Sometimes the people on the bridges were too poor to own a car, but sometimes they were Creoles from the Treme - the oldest black neighborhood in the USA - who preferred to use their historic houses than buy a one-way tin box, preferring musical instruments for use who owned the kids and new feather suits for the whole family at Mardi Gras as a car, you can get around New Orleans without a car anyway.
Until Katrina, the people stranded on the bridges cultivated centuries-old, unique traditions mixed with cultures such as France, Spain and Africa, but also from Germany: Our bonfires are your Midsummer bonfires, slamming discs, etc. Whether the Alemanni bring their torchlight procession over to us have taken? As it says in "Iko Iko": "I'm gonna set yo 'flag on fiyo ..."
Today's hotbed of ingenious musicality
These traditions were by no means dead before Katrina. The city was still able to produce musicians like Harry Connick Jr., who recorded the soundtrack for When Harry Met Sally (Winter Wonderland), and the Marsalis boys. One evening in the mid-1990s I was standing in Donna's and heard a "brass band" (you really can't translate it as a brass band) from the Treme across the street. A 14-year-old trumpeter literally blew the audience against the wall - I hadn't heard such control over the instrument in years, no matter how old the trumpeter was. The audience in New Orleans is calibrated to 3 rhythms over a 4/4 time. New Orleanians can easily sing along to the rhythms in the call-and-response of Don't You Just Know It. After all, they grew up with it.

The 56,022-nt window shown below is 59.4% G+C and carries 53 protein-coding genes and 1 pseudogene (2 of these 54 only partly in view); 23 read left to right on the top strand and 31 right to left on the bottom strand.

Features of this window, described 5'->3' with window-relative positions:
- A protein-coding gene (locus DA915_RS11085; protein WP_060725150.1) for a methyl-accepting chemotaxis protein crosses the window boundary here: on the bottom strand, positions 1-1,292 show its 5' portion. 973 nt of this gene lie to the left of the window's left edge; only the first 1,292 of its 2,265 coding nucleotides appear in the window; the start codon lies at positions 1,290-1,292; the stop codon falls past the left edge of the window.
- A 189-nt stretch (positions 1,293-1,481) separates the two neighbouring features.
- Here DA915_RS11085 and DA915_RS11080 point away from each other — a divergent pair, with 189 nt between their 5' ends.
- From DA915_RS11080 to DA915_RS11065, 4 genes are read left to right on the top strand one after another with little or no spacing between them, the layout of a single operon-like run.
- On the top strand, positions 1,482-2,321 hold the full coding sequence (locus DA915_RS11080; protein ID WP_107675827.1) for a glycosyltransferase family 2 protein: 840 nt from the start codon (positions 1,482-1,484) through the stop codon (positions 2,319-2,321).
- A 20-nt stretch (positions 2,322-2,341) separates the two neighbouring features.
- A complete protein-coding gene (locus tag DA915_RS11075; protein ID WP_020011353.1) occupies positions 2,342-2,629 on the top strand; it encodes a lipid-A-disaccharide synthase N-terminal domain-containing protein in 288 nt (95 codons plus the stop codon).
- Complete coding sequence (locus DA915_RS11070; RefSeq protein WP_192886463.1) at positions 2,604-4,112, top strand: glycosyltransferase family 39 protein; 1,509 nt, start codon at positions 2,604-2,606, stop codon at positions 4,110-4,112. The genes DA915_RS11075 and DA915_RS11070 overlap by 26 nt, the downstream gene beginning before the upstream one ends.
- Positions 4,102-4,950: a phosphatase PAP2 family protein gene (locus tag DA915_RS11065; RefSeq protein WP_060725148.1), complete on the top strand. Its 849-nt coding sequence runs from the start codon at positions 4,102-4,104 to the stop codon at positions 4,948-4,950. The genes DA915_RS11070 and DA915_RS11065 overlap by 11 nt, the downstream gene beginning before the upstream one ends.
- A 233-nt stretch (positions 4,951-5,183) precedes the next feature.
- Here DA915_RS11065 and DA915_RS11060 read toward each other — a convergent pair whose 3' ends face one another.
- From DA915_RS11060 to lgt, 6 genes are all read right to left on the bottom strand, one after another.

Today, many of these people - around 2/3 of the population of New Orleans - live all over the United States, in cities like Houston and Atlanta, where you really can't get around without a car and where Mardi Gras isn't celebrated. There borders are guarded differently: A police officer from Houston described the newcomers from New Orleans as wise-asses - wasn't that earlier called "uppity niggers"? Or does he mean it differently?
The US government is dropping New Orleans because it (like too many Americans, by the way) does not know what the US has about the city culturally. The city newspaper Times Picayune recently complained that it was still there
- 400,000 refugees who have not yet returned
- 200,000 houses destroyed
- More than 300 kilometers of dykes that need to be repaired
- Around 90 days until the next hurricane season
- 70 percent of the city without electricity
- Health care only in emergencies due to a lack of staff
- and daily hate mail from all over the US to the newspaper's editorial team.